Even before we had reached any kind of agreement, all still in high spirits, John decided to go and check some online errands while me and Sam generally hung out by playing a bit of music for ourselves, and more discussion and what the absolute bomb-of-a-place-to-eat would be that night. It still is a strange thing that between both of those brothers, nothing can be decided, but every time I’ve talked to tall, lanky, good-natured Sam alone, who is still one of the best friends I could ask for, we were always easy to reach any kind of piddling little agreement. Me and Sam got along far better than me, Sam and John did. I still don’t know why.
When we returned back into the main room to bother John a little more, who was sitting at his computer desk while Mrs. Herson began her family’s dinner in the kitchen in the next room, I passed his screen and glanced over at what he was doing, hoping to strike up a little conversation with him while we waited to set out.
Then the words caught my eye, in the chatroom box he was studying.
“I just couldn’t believe my eyes when I read his post, ‘I’m not a Christian…’”
That definitely got my attention, and eyes narrowed, he leaned in closer over his shoulder.
“What’s this?” I asked quietly.
John turned to me abruptly, smiling slightly in welcome, but his eyes were far more serious.
“Oh, hi.” He nodded, and then turned back to the screen quietly. “It’s…well, a friend.”
I sighed slowly. “Someone I know?”
“We all know him. It’s Stephen.” He replied slowly, his face grim.
Stephen…I thought for a moment. He wasn’t a friend of mine as much as just a bare acquaintance, I remembered. Having been in our church about a year before my own family joined, I had barely known them a few weeks before they moved to Raleigh. The most I had talked to him at all was in a few online matches of Age of Empires back in my serious gaming days, and that was barely.
As far as I had known though, he had been Christian. He had obviously been in our church, graduated from our VERY Christian HS group, and certainly seemed able to talk soundly enough about God, faith and Theology, all the usual good signs. This really did surprise me.
“…Really?” I said grimly, and watched John continue his IM conversation with one of the other church group guys, who I knew well enough to know he was telling the truth.
“Yep.” John replied, “It’s pretty sad…he was getting into the habit of using some serious language, and got some weird ideas in his head…but just only a few days posted on Facebook in some argument that broke out. ‘I’m not a Christian.’”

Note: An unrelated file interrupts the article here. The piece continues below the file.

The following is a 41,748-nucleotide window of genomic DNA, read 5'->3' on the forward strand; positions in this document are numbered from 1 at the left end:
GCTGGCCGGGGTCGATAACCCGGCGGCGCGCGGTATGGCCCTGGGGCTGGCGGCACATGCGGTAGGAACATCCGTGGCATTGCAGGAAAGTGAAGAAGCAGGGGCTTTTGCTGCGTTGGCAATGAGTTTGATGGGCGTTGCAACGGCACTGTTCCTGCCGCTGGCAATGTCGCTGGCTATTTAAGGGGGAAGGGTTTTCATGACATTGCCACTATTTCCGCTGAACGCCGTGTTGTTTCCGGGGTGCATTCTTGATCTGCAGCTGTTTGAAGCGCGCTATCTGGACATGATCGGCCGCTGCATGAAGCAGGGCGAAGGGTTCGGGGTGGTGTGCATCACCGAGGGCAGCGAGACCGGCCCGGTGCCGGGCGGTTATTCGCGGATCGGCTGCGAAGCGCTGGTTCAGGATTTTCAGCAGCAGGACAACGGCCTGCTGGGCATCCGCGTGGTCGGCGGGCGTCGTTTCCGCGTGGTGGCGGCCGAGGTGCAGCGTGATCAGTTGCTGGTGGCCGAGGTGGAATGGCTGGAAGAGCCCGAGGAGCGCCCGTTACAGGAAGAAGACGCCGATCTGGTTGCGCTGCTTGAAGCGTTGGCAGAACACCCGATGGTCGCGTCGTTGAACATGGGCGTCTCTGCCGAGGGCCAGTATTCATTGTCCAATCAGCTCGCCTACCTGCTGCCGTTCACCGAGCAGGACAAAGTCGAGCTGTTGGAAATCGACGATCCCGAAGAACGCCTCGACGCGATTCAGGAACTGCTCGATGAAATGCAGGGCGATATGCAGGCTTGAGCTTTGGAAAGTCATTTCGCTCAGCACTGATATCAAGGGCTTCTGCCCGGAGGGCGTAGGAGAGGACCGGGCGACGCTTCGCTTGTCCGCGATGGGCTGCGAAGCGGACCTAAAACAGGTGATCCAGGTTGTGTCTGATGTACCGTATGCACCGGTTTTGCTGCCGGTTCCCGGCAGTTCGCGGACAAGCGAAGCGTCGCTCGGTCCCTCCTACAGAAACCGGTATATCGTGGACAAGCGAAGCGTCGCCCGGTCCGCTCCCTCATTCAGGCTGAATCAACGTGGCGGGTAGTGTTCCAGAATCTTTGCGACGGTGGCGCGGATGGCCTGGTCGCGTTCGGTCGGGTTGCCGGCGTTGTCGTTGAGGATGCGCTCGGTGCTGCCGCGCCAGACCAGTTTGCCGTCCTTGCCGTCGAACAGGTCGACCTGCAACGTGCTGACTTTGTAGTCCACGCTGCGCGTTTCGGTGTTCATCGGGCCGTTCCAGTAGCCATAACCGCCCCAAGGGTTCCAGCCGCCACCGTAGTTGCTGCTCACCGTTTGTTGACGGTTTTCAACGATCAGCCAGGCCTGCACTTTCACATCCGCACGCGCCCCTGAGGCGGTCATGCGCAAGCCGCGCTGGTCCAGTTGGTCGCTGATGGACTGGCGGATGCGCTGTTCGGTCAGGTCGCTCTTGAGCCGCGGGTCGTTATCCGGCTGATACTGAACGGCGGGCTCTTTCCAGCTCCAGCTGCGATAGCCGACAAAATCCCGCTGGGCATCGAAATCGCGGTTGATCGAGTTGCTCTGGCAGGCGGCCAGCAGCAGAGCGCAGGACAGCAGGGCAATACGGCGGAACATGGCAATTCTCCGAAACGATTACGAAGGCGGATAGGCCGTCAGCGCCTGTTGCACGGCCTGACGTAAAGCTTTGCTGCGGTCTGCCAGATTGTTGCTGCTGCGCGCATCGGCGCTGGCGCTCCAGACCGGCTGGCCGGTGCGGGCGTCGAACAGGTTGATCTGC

Sam, who had been elsewhere getting ready for our leaving, came up behind both of us and caught enough of the conversation to know what was going on. He tapped me on the shoulder, and quickly told John it was his turn to go get ready.
“Yeah, you didn’t know?” Sam told me as both of us sat down to check emails, and set up a prank email attack on a certain ‘Pat Hetic.’ “Well now its a big mess, but, umm...” He paused for a moment, as if sorting out his words. Sam had always been one of long, ‘dude’ lingo. “Yeah, well, I used to know him a lot, ya know…yeah, back before you guys joined the church.” He informed me.
“But he was a believer? Or at least professed to being one? Claimed to be?” I pressed, intrigued. Now I could see a skeptic backing out, but never before had a seen a fairly devout young believer just suddenly sell out and turn into a religion hater as nasty as an athiest.
“Oh yeah, totally, at least that’s what he said. I mean I would’ve as soon seen John go haywire as Stephen…” He replied in his quick lingo, “But yeah, took everyone by surprise. Its weird huh? His own brother I knew a long ways back, and he’s still one of the best Christians I know!” He shook his head.
I nodded, sighing grimly. That just didn’t make sense.
When John came back into the room, managing a small smile for the sake of our planned outing for fun, he jingled the keys and put on his massive, brown coat. “Let’s hit the road, gentlemen, we’re head for the new pizza place in Hickory.”
I stood up, already ready as Sam scrambled for his last minute things. “New place?”
“Yeah, a new pizza parlor, set up New York style just downtown.”
I raised an eyebrow and chuckled. New Yorkers in Hickory, North Carolina. Surprise indeed.